The simplest of all is eventually which, if integrated over , gives

For the components and , we obtain the probability distributions

where is the Heaviside step function. An extra factor of 2 appears in (16a) and (16b) because and are even functions of .

For an isotropic distribution of , the components , , and are equivalent, and using (15) and (16a) and (16b), we obtain the identity (Figure 1, solid line)

The components , , and are also equivalent to isotropic . For example,where . From (18a) we get

where and (Figure 1, dashed line).

We notice that , whereas in 0, has a logarithmic divergence.

The equalities (18c) are obtained using the equivalence between the components , , and .

We observe that the isotropic distribution of the TLS orientations does not correspond to a constant distribution of the values of the components of , nor to equal distributions of these values. Therefore it is not straightforward to draw conclusions regarding the relations between the distributions of the values of , based only on general arguments.

#### 4. Conclusions

In this paper we describe the anisotropy of the glassy properties of the decagonal quasicrystals in the model of [19]. We show that the glassy properties of these quasicrystals are similar to those of hexagonal disordered lattices [24] and we obtained the TLS-phonon average coupling constants, , which are dependent on the phonon's propagation direction, , and polarization, . We apply the results to the experimental data of [18] and we obtain the ratio , where and are components of the tensor of coupling constants.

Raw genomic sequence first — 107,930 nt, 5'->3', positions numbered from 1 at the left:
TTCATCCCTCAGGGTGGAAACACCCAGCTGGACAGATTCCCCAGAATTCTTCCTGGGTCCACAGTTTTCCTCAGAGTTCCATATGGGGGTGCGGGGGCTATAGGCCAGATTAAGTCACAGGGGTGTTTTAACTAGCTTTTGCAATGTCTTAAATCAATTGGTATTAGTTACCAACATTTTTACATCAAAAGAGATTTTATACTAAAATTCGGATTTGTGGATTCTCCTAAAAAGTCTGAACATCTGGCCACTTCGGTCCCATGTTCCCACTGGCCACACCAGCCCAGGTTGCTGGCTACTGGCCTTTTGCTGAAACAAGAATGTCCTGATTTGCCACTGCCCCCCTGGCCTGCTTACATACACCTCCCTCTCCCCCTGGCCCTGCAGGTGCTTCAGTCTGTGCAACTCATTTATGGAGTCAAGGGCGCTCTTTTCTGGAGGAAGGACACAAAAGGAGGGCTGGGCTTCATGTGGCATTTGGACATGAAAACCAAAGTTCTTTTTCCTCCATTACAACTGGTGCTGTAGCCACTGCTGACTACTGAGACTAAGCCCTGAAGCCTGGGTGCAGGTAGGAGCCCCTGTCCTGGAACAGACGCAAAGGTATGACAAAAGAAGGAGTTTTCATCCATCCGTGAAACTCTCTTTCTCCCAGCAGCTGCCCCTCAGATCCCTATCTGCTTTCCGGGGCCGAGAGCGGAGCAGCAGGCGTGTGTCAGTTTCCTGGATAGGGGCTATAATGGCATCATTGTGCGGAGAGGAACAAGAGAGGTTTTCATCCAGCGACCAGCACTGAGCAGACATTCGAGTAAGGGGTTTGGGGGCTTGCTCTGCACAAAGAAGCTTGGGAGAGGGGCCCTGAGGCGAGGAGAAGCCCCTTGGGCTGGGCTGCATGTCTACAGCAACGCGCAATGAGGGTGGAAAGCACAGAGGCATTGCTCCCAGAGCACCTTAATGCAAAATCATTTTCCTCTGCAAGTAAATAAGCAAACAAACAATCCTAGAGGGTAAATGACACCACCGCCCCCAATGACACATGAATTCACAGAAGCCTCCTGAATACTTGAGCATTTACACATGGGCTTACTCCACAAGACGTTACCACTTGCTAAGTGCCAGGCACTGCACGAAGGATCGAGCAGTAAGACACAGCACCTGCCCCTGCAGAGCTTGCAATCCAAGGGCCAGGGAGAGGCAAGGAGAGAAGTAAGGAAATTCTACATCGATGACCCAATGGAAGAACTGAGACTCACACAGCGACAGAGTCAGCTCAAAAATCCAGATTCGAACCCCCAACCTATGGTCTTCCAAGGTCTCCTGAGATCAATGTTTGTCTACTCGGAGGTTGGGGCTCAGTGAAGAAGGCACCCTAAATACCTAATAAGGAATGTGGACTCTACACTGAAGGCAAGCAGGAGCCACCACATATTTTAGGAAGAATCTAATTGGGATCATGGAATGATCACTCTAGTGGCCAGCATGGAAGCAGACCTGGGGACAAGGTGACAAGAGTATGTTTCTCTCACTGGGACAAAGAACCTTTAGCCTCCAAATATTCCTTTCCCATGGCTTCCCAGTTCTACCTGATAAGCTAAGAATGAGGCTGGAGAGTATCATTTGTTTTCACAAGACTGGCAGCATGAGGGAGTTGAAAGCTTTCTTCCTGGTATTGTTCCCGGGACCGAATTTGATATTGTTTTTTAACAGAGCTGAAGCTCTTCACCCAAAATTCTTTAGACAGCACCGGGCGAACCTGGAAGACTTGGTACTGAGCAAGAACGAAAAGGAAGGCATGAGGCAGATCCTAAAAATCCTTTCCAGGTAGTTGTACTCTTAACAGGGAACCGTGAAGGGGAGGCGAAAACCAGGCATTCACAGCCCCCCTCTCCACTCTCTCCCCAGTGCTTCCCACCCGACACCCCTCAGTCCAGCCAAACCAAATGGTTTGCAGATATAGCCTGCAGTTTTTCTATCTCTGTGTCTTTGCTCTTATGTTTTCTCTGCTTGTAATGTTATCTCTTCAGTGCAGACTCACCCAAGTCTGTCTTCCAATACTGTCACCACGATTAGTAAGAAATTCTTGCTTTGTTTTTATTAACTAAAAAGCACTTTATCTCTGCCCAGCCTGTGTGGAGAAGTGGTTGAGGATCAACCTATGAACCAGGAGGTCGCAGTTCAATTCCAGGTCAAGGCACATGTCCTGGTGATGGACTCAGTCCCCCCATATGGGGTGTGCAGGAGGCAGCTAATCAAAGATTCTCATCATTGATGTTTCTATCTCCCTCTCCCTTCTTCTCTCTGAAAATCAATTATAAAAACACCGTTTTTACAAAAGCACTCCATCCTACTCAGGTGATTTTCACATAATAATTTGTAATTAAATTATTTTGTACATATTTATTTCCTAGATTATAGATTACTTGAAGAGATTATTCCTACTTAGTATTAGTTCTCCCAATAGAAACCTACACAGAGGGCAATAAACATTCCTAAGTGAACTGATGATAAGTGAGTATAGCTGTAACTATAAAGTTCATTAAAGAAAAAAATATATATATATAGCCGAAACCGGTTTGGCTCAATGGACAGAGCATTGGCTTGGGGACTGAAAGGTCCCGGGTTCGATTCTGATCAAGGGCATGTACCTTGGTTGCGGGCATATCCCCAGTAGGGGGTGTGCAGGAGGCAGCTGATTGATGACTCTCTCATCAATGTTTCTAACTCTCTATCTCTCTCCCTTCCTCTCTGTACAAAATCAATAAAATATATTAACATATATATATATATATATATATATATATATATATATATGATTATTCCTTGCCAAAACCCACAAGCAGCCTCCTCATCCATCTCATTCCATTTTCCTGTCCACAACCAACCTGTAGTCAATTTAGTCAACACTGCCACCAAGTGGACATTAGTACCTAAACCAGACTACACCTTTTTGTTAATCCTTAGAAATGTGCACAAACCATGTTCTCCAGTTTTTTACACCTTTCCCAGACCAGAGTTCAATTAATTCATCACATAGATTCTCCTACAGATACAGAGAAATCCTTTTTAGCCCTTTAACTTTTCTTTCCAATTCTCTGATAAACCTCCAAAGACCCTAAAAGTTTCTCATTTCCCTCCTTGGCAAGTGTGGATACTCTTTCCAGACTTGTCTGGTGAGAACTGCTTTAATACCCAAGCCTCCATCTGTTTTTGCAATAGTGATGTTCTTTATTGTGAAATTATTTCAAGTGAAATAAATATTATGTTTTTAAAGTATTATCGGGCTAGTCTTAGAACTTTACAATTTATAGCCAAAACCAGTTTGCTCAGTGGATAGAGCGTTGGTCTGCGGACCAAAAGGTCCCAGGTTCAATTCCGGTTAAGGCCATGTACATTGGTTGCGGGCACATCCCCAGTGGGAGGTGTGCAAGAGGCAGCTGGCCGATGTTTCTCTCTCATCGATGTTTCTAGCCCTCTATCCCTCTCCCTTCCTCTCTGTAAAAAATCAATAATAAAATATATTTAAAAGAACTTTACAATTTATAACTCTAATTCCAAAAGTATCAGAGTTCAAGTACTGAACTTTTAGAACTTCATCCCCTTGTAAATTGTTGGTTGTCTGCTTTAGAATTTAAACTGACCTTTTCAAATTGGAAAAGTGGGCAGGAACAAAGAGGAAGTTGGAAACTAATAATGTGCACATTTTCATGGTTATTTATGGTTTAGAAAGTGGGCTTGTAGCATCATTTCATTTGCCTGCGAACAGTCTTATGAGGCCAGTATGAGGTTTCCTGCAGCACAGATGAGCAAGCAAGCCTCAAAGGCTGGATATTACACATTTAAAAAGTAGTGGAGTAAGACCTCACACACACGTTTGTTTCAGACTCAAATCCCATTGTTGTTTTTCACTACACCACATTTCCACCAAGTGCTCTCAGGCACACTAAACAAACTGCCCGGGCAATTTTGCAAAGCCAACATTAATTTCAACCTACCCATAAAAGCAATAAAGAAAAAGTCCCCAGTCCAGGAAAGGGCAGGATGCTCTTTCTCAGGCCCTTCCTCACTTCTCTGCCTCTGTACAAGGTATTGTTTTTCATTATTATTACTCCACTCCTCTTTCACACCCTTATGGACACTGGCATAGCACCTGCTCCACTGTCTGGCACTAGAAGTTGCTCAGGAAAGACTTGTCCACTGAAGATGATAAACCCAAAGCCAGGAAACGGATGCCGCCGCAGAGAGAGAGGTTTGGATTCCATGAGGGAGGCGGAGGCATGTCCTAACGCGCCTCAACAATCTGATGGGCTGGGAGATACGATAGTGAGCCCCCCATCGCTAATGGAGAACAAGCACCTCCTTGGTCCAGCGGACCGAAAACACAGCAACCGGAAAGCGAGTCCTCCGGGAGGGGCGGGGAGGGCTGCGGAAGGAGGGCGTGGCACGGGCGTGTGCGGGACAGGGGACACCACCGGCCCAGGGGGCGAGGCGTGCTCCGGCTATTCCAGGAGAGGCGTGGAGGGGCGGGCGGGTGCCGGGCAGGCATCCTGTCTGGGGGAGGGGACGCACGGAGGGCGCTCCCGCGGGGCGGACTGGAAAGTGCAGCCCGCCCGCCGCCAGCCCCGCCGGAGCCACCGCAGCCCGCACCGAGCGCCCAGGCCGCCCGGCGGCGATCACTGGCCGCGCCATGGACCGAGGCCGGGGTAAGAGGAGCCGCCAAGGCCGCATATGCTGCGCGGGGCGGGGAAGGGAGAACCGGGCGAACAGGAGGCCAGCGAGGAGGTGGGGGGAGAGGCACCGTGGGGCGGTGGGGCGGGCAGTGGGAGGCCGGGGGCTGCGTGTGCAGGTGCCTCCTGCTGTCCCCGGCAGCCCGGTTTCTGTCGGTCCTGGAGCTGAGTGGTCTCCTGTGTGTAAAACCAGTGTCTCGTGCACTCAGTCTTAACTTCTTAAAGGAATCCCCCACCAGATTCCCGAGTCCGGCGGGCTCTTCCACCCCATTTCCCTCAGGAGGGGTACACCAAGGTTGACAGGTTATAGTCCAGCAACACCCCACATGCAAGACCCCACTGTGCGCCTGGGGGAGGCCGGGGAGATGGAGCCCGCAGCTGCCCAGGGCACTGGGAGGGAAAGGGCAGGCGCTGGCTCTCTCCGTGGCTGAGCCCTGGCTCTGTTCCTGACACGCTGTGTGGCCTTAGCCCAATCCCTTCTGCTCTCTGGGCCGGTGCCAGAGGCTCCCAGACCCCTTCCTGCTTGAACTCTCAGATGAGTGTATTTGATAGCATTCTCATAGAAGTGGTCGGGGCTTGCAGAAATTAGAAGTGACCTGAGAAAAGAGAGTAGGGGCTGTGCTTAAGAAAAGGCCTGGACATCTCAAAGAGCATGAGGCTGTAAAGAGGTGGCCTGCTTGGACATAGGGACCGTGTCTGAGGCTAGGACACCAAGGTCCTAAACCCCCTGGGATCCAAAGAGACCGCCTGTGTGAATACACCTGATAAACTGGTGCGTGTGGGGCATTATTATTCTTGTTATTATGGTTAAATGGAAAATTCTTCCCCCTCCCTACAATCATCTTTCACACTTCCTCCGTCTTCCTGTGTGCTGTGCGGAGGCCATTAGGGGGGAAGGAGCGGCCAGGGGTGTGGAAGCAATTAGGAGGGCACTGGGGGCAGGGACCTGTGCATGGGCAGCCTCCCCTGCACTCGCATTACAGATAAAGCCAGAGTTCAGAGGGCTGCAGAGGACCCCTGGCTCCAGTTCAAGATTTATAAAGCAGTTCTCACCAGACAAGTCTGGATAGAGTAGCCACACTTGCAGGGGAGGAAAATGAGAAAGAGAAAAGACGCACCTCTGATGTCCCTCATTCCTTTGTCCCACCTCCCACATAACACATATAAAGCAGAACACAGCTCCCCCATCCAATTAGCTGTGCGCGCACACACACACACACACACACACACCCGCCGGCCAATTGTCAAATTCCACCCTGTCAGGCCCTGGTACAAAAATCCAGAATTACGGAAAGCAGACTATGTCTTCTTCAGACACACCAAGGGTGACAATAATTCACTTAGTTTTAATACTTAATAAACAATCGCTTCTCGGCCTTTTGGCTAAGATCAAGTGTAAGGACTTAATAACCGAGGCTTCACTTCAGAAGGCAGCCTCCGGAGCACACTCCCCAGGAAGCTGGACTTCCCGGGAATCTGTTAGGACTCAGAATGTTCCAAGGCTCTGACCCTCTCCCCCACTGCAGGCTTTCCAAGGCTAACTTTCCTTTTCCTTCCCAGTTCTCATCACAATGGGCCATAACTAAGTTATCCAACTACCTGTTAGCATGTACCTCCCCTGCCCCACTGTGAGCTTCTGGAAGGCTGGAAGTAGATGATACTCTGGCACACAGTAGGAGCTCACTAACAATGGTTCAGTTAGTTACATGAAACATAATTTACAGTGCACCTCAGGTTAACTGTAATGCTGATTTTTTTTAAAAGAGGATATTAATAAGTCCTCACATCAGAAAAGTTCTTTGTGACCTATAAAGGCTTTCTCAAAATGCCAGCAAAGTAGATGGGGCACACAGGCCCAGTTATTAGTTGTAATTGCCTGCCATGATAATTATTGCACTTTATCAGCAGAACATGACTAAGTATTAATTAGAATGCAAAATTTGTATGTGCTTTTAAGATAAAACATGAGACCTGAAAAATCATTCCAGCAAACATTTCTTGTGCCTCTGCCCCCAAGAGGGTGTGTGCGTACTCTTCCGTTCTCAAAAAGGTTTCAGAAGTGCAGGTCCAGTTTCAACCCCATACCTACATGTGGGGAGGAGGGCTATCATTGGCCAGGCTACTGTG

In order to better understand the characteristics of “isotropic” and “anisotropic” distributions of TLSs, we calculated the probability distributions of the elements of the tensor —which describes the TLS—under the assumption that the directions of the ensemble of TLSs, defined by the unit vectors , are isotropically oriented. We observe that the distributions of the elements of are rather complicated and therefore they cannot be found in the STM, simply based on qualitative, general arguments.

#### Acknowledgments

The work was supported by the Romanian National Authority for Scientific Research projects PN-II-ID-PCE-2011-3-0960 and PN09370102/2009. The travel support from the Romania-JINR Dubna collaboration project Titeica-Markov and project N4063 is gratefully acknowledged.